Git is an Open Source Distributed Version Control System.
Let me break it down and explain the wording:
- Control System: This basically means that
Gitis a content tracker. So
Gitcan be used to store content — it is mostly used to store code due to the other features it provides.
- Version Control System: The code which is stored in
Gitkeeps changing as more code is added. Also, many developers can add code in parallel. So
Version Control Systemhelps in handling this by maintaining a history of what changes have happened. Also,
Gitprovides features like branches and merges, which I will be covering later.
- Distributed Version Control System:
Githas a remote repository which is stored in a server and a local repository which is stored in the computer of each developer. This means that the code is not just stored in a central server, but the full copy of the code is present in all the developers’ computers. Git is a
Distributed Version Control Systemsince the code is present in every developer’s computer.
Installation of Git is straightforward using the installer package available at Git official web site.
- Download the installer from Git WebSite.
- Run the installer.
- Follow the installer steps, agree the license agreement and click the next button.
- Restart your system/machine
NB:Mac users can install it with brew:
brew install git
Now, test Git by printing its version using the following command in Command Prompt:
git --version # git version 2.31.0.windows.1
Git know who you are. This is important for version control systems, as each
Git commit uses this information:
git config --global user.name "James Brown" git config --global user.email "firstname.lastname@example.org"
Change the user name and e-mail address to your own. You will probably also want to use this when registering to GitHub later on.
globalto set the username and e-mail for every repository on your computer.If you want to set the username/e-mail for just the current repo, you can remove
You can see current global configuration with:
git config --global --list
Now, let's create a new folder for our project:
mkdir myproject cd myproject
mkdir makes a new directory.
cd changes the current working directory.
Now that we are in the correct directory. We can start by initializing Git!
Note: If you already have a folder/directory you would like to use for Git: Navigate to it in command line, or open it in your file explorer, right-click and select "Git Bash here"
Once you have navigated to the correct folder, you can initialize Git on that folder:
git init Initialized empty Git repository in /Users/user/myproject/.git/
You just created your first Git Repository!
Note: Git now knows that it should watch the folder you initiated it on.Git creates a hidden folder to keep track of changes.
You just created your first local Git repo. But it is empty.
So let's add some files, or create a new file using your favourite text editor. Then save or move it to the folder you just created.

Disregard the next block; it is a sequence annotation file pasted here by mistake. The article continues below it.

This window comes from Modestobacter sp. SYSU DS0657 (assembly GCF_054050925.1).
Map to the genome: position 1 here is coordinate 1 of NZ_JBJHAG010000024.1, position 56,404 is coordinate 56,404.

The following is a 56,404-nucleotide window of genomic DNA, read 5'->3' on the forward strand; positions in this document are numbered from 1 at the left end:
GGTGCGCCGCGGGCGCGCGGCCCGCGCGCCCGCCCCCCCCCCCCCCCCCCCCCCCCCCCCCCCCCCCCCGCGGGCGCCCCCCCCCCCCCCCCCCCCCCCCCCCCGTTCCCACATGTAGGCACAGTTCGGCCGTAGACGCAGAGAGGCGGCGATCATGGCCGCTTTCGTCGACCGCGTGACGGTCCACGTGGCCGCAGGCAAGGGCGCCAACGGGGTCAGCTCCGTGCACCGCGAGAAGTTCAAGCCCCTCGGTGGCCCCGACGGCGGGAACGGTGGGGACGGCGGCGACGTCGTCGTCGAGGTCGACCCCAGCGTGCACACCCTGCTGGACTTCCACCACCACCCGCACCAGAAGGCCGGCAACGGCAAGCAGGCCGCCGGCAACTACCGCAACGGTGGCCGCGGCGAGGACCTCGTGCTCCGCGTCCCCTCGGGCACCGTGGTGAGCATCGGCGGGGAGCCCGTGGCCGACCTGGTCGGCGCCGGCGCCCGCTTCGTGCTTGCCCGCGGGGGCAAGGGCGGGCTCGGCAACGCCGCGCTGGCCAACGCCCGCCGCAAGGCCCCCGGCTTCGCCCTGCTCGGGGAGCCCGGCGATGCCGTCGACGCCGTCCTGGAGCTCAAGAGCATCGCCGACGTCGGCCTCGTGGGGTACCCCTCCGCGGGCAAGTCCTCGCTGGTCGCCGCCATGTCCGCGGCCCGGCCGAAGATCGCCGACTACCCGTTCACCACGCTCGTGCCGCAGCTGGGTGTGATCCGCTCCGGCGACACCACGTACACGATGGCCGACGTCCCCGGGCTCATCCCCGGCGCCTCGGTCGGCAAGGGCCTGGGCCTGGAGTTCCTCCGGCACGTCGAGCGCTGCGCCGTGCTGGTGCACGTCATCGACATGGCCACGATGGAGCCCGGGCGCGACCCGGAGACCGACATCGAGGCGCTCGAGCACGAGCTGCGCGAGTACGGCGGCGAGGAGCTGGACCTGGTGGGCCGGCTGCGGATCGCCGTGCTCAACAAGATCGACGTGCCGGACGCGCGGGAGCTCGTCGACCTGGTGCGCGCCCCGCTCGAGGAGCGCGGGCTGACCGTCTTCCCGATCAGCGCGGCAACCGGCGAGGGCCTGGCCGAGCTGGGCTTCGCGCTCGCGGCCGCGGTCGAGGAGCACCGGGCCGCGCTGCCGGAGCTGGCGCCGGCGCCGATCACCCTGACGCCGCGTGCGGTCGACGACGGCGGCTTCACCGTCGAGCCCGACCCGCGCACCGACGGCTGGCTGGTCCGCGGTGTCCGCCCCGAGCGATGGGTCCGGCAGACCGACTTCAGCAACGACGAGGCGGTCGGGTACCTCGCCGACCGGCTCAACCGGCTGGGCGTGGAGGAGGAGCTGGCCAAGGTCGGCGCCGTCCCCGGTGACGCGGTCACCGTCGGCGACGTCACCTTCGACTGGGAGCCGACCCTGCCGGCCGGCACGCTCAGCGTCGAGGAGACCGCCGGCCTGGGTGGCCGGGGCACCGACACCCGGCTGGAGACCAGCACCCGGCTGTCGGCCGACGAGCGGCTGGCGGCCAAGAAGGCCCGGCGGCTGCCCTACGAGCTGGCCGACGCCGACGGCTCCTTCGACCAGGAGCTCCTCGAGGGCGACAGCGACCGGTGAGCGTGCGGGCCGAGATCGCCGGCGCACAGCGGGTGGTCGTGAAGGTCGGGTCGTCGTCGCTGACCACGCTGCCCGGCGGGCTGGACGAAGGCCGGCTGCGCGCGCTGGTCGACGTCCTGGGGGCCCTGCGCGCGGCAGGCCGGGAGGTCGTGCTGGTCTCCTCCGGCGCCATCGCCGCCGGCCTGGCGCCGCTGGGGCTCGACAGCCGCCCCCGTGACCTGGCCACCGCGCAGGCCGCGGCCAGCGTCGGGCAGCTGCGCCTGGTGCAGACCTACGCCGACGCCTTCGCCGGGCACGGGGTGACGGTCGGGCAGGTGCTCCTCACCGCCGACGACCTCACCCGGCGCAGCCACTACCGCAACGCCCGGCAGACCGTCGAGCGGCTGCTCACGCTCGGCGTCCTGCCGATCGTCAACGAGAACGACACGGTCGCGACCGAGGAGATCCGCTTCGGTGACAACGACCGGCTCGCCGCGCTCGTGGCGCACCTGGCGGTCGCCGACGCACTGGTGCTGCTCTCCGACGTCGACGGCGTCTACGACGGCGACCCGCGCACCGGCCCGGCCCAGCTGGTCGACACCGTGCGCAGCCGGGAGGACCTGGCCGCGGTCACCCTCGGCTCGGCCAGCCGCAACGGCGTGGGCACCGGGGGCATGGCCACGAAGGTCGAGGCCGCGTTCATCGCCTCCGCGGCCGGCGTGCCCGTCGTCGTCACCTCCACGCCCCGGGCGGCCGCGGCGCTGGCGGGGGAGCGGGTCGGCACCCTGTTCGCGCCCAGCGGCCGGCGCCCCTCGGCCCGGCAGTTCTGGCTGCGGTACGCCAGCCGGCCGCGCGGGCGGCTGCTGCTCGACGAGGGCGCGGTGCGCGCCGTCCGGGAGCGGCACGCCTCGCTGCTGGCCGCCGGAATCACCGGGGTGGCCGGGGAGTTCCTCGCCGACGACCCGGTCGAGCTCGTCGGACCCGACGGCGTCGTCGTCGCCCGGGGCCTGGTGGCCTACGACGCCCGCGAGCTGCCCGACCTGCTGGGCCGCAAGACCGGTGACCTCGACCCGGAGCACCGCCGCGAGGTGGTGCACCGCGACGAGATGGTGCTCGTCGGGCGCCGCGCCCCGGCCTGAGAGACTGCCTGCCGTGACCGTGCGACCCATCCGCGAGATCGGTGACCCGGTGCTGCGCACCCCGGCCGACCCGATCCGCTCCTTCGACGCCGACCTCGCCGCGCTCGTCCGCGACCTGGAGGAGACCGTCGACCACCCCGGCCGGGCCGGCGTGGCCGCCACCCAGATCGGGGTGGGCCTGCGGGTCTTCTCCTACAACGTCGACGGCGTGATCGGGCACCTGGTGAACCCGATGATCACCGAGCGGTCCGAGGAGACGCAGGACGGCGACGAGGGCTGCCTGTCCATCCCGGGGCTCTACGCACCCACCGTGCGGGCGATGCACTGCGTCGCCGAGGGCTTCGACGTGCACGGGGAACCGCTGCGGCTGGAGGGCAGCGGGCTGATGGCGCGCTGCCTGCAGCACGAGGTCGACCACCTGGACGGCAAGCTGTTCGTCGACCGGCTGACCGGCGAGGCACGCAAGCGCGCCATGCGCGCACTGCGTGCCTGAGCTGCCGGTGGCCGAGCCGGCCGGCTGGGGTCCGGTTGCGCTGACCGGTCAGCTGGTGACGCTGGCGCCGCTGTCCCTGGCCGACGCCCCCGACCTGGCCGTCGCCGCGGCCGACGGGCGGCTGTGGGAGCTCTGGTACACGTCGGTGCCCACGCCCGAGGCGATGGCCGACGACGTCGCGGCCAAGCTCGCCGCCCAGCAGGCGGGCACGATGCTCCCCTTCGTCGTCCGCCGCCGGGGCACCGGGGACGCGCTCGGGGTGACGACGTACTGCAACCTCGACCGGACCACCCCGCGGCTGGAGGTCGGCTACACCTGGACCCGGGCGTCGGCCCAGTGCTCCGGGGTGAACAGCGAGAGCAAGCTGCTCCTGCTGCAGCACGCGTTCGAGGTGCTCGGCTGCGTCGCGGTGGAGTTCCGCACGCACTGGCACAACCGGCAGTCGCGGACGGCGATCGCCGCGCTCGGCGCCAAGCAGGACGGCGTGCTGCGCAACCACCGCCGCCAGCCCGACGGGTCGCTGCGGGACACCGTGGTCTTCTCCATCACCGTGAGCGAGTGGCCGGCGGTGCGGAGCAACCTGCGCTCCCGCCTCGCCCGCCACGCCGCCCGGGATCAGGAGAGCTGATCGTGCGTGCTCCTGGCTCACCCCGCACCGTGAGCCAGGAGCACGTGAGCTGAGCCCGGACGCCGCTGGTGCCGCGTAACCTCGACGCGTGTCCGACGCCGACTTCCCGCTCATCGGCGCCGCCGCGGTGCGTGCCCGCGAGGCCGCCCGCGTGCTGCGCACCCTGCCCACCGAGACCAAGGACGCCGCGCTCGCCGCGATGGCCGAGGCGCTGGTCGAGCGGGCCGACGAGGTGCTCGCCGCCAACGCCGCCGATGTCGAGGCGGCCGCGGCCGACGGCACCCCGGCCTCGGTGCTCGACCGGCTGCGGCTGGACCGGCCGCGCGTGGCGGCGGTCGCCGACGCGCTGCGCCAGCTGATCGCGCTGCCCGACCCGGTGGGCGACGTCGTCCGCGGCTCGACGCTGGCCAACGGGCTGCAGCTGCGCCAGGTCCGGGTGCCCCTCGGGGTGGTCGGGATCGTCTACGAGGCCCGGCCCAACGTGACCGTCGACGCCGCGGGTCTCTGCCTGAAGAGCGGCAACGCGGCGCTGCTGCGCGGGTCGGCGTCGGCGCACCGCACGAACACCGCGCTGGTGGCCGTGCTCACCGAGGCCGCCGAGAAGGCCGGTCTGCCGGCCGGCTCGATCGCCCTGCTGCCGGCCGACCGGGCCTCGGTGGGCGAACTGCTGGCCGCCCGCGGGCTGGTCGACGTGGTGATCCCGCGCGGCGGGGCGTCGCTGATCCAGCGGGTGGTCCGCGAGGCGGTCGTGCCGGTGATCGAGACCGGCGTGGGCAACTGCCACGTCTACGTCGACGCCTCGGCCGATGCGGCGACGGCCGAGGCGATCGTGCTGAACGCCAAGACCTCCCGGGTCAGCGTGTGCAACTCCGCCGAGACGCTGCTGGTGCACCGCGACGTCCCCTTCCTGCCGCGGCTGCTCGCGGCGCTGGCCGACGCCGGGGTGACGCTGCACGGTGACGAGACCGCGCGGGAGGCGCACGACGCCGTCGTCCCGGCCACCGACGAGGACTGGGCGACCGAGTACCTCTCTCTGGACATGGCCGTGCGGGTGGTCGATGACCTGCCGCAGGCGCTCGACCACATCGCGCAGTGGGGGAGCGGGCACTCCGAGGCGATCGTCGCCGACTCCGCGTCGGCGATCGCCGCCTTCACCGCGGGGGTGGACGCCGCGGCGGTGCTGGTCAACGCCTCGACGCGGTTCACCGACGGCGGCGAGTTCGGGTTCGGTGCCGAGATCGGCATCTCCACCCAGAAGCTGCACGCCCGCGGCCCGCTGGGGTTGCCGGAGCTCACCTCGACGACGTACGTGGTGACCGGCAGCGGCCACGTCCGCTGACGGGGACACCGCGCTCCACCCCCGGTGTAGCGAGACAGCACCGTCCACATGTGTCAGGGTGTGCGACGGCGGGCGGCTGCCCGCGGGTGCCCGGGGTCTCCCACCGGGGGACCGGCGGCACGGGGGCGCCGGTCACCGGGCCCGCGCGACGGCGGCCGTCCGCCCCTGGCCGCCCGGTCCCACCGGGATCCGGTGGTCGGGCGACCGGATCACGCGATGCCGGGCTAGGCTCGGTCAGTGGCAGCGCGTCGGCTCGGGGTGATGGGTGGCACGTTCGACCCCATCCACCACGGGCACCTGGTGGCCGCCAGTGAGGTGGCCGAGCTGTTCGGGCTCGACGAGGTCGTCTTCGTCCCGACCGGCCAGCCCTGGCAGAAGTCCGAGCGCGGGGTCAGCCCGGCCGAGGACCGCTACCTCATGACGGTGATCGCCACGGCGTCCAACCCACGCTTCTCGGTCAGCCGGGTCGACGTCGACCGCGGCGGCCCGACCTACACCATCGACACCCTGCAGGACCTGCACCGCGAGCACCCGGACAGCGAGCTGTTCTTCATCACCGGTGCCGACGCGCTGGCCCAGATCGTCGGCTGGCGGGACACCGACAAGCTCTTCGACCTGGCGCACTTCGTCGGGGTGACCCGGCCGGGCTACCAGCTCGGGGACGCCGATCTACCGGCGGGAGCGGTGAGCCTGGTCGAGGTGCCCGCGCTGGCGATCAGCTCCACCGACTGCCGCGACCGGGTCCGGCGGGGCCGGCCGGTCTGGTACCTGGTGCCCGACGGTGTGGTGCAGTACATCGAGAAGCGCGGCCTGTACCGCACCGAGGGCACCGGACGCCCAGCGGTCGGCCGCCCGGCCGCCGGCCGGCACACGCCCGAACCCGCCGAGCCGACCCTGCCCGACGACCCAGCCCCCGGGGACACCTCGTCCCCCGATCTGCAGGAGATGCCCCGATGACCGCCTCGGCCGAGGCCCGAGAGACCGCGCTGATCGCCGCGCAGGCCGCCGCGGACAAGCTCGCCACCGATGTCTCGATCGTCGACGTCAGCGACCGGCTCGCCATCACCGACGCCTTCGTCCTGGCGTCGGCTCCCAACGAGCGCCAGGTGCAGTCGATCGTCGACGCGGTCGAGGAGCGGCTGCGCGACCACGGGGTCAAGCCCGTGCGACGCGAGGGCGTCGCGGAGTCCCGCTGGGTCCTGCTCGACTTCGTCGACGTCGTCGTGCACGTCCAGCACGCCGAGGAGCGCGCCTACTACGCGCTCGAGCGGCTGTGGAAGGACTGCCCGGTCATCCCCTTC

For this example, I am going to use a simple HTML file like this:
<!DOCTYPE html> <html> <head> <title>Getting Started with Git!</title> </head> <body> <h1>Hello world!</h1> <p>This is the first file in my new Git Repo.</p> </body> </html>
And save it to our new folder as
Let's go back to the terminal and list the files in our current working directory:
ls will list the files in the directory. We can see that
index.html is there.
Then we check the Git
status and see if it is a part of our repo:
git status On branch master No commits yet Untracked files: (use "git add ..." to include in what will be committed) index.html nothing added to commit but untracked files present (use "git add" to track)
Now Git is
aware of the file, but has not
added it to our repository!
Files in your Git repository folder can be in one of 2 states:
Tracked - files that Git knows about and are added to the repository
Untracked - files that are in your working directory, but not added to the repository
The ideas of the Staging Environment and the Commit are two of Git's most important features.
You may be adding, modifying, and deleting files while working. However, you should add the files to a Staging Environment whenever you reach a milestone or complete a section of the project.
Staged files are files that are ready to be
committed to the repository you are working on. You will learn more about
For now, we are done working with index.html. So we can add it to the Staging Environment:
git add index.html
The file should be
Staged. Let's check the status:
git status On branch master No commits yet Changes to be committed: (use "git rm --cached ..." to unstage) new file: index.html
Now the file has been added to the Staging Environment.We are ready to do our first
We are ready to go from
commit for our repo(folder) now that we have completed our work.
As we work, adding commits allows us to keep track of our progress and modifications. Each commit is treated as a "save point" by Git. It's a moment in the project where you can go back and fix an issue or make a modification.
We should always provide a message when we commit.
By adding clear messages to each commit, it is easy for yourself (and others) to see what has changed and when
git commit -m "My First git commit" [master (root-commit) c7da65d] My first git commit 1 file changed, 12 insertions(+) create mode 100644 index.html
commit command performs a commit, and the
-m "message" adds a message.
The Staging Environment has been committed to our repo, with the message:
"My first git commit"
To view the history of commits for a repository, you can use the log command:
git log commit c7da65d981ce205dfadbeedec4e36a5e1625c558 (HEAD -> master) Author: jamesbrown <email@example.com> Date: Mon Jul 12 17:34:54 2021 -0700 My first git commit
If you've reached this point, thank you very much. I hope that this tutorial has been helpful for you and I'll see you all in the next.
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